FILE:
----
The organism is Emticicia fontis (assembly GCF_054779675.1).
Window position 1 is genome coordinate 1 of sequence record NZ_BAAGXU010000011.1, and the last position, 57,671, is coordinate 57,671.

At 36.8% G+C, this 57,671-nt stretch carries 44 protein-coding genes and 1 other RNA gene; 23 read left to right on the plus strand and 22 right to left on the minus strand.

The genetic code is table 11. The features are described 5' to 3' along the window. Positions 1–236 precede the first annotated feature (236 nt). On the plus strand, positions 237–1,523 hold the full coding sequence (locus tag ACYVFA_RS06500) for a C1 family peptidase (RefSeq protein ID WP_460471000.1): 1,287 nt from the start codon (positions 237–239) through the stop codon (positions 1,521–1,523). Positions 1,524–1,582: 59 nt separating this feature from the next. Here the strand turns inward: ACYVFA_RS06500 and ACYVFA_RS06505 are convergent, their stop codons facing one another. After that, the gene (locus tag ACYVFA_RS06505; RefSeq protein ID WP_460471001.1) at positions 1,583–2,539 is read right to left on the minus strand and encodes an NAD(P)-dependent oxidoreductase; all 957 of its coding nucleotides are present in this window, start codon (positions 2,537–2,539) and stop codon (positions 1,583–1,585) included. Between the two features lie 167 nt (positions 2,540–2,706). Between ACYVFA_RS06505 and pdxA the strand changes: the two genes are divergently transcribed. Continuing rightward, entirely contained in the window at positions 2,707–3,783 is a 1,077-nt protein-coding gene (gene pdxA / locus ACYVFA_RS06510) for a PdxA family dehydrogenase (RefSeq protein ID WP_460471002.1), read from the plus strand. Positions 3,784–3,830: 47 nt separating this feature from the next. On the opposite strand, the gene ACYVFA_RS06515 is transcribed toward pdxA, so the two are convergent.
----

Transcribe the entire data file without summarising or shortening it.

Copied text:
The organism is Emticicia fontis (assembly GCF_054779675.1).
Window position 1 is genome coordinate 1 of sequence record NZ_BAAGXU010000011.1, and the last position, 57,671, is coordinate 57,671.

At 36.8% G+C, this 57,671-nt stretch carries 44 protein-coding genes and 1 other RNA gene; 23 read left to right on the plus strand and 22 right to left on the minus strand.

The genetic code is table 11. The features are described 5' to 3' along the window. Positions 1–236 precede the first annotated feature (236 nt). On the plus strand, positions 237–1,523 hold the full coding sequence (locus tag ACYVFA_RS06500) for a C1 family peptidase (RefSeq protein ID WP_460471000.1): 1,287 nt from the start codon (positions 237–239) through the stop codon (positions 1,521–1,523). Positions 1,524–1,582: 59 nt separating this feature from the next. Here the strand turns inward: ACYVFA_RS06500 and ACYVFA_RS06505 are convergent, their stop codons facing one another. After that, the gene (locus tag ACYVFA_RS06505; RefSeq protein ID WP_460471001.1) at positions 1,583–2,539 is read right to left on the minus strand and encodes an NAD(P)-dependent oxidoreductase; all 957 of its coding nucleotides are present in this window, start codon (positions 2,537–2,539) and stop codon (positions 1,583–1,585) included. Between the two features lie 167 nt (positions 2,540–2,706). Between ACYVFA_RS06505 and pdxA the strand changes: the two genes are divergently transcribed. Continuing rightward, entirely contained in the window at positions 2,707–3,783 is a 1,077-nt protein-coding gene (gene pdxA / locus ACYVFA_RS06510) for a PdxA family dehydrogenase (RefSeq protein ID WP_460471002.1), read from the plus strand. Positions 3,784–3,830: 47 nt separating this feature from the next. On the opposite strand, the gene ACYVFA_RS06515 is transcribed toward pdxA, so the two are convergent.